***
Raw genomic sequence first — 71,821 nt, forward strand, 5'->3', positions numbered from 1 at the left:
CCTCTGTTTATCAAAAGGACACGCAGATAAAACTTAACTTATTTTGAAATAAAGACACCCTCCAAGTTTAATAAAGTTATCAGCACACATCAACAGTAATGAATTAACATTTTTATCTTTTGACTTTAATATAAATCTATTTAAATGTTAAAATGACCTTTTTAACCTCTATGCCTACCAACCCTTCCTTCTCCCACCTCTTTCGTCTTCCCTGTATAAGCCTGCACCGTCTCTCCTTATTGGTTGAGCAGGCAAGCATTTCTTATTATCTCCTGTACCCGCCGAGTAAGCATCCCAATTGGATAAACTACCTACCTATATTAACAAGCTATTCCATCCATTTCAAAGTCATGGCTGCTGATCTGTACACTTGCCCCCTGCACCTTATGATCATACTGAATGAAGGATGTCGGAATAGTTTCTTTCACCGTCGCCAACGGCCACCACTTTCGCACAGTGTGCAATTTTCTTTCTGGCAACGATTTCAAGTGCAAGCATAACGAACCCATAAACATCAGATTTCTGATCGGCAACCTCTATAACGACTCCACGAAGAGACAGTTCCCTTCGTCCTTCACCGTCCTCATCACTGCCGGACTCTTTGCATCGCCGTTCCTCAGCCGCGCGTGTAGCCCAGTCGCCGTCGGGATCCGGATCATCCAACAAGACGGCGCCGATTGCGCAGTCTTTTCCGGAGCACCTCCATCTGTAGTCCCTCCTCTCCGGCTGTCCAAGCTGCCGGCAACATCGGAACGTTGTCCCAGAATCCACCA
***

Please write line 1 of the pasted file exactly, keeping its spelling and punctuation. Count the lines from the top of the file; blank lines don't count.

Raw genomic sequence first — 71,821 nt, forward strand, 5'->3', positions numbered from 1 at the left: